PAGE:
§ COLONEL MAKINS (Essex, S.E.)
asked Mr. Chancellor of the Exchequer, Is it true that, in 1877, when the Inland Revenue Department, Somerset House, was reorganised under the Playfair Scheme, an actuary was employed by the authorities to calculate the exact amount of compensation due to each clerk whose prospects had been interfered with by the re-organization; and, whether such compensation was forthcoming, in the shape of an immediate increase of salary; if so, is the Treasury prepared to similarly deal with the case of the ex-redundant Customs' clerks who were distinctly promised speedy promotion, to induce them to join the Outdoor Branch, but whose prospects have since been almost destroyed by the abolition of a large number of surveyorships?
§ THE SECRETARY TO THE TREASURY (Mr. HENRY H. FOWLER) (Wolverhampton, E.)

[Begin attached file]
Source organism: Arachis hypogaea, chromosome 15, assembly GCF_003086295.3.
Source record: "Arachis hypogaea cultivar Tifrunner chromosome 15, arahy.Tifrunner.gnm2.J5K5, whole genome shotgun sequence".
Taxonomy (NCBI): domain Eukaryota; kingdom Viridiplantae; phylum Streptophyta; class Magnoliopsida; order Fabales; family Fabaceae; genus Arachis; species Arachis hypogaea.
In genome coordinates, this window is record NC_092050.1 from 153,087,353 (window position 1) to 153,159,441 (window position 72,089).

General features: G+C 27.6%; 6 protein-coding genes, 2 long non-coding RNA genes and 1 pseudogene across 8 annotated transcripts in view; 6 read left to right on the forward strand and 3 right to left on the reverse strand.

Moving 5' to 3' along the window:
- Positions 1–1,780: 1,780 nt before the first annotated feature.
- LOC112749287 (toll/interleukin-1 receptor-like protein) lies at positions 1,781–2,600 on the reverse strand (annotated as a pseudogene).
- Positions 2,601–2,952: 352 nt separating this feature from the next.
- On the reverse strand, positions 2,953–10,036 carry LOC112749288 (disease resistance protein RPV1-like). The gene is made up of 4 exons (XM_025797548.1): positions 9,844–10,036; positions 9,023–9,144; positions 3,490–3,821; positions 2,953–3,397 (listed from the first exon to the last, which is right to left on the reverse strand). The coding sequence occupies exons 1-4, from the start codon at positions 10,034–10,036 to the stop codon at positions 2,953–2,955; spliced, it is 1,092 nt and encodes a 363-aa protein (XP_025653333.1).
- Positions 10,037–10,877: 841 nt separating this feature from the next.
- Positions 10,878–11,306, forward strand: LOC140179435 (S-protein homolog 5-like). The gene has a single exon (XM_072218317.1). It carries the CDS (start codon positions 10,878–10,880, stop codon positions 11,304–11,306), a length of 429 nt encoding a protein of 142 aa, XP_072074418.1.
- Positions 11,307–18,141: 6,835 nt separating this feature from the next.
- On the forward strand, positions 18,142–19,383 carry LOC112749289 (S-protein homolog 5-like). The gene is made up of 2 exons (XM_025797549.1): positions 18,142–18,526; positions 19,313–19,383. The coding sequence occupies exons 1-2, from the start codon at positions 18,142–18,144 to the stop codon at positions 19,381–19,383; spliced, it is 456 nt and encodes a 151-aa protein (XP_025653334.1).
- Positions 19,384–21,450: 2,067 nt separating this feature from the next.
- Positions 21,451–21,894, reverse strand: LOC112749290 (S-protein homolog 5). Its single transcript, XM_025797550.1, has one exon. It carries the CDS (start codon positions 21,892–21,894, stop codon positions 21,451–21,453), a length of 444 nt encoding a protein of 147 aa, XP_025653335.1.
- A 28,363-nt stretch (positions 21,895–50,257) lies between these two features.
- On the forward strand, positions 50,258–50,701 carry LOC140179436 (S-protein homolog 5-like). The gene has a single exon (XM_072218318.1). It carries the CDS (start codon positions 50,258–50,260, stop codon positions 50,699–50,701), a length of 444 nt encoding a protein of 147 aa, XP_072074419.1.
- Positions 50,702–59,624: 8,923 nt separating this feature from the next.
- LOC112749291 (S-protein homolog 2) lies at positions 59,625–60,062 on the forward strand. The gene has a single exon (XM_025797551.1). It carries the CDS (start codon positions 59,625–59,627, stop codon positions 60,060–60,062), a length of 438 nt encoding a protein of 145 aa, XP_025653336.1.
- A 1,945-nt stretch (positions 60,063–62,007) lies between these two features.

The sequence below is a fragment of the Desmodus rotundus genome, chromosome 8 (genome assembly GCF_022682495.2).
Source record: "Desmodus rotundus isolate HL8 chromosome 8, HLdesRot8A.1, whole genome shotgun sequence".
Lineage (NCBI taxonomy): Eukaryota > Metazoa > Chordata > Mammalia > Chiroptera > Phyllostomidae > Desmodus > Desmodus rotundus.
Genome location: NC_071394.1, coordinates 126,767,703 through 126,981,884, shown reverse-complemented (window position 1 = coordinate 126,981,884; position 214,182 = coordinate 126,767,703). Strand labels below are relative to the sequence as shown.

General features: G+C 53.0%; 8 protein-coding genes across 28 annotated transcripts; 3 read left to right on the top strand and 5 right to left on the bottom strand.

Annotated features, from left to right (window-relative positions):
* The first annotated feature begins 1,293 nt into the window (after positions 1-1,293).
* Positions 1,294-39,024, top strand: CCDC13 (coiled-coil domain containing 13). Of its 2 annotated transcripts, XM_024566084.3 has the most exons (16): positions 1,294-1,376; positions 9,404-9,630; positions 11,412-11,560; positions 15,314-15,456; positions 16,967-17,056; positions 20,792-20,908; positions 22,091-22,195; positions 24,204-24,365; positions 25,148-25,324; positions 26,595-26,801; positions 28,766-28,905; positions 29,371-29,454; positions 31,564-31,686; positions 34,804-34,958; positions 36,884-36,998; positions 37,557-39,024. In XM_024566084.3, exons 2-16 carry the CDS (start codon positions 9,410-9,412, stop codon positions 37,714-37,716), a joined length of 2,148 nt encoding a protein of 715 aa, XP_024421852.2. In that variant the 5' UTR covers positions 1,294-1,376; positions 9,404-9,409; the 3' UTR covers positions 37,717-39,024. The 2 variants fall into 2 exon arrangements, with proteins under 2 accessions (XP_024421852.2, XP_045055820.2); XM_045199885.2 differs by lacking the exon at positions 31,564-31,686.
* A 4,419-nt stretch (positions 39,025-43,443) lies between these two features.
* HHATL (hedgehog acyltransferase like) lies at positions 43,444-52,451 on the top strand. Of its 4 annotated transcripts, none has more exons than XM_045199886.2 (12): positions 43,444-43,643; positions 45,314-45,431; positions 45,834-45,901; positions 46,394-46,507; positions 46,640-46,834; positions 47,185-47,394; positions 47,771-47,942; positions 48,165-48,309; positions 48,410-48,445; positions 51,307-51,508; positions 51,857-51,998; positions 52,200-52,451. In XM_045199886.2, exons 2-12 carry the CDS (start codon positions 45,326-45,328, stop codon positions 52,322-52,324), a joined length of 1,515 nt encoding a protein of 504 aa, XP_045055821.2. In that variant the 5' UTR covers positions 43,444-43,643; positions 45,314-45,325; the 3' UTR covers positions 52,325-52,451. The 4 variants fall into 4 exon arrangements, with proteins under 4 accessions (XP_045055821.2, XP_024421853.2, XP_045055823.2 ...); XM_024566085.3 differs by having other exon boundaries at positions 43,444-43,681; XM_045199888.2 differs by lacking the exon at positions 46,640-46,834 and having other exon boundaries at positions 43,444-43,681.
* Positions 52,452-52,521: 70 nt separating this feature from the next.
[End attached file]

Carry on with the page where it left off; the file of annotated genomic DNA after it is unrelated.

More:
No actuary was employed by the Inland Revenue Department to calculate the exact amount of compensation due to clerks whose prospects had been interfered with by the re-organization under what is called the Play fair Scheme. Calculations were made by the Inland Revenue Department as to the loss of prospects by certain existing clerks owing to the abolition of the class system and the consequent loss of "jumps," or increase 32 of salary on promotion from class to class, and in making their calculations the Board of Inland Revenue conferred with Mr. Vaughan, the actuarial clerk of the Board of Trade. The Treasury compensated the clerks for the loss of "jumps" by an immediate addition to their salaries, restricting, however, their maximum pay to £380, the maximum of the old seniority class. No promise of speedy promotion was ever made to induce the redundant Customs clerks to join the outdoor branch, nor was there any understanding that the number of surveyorships would not be reduced if found too large for the requirements of the Service. In fact, many of the redundant clerks only joined the outdoor service when the alternative was placed before them of doing so or being placed on the pension list.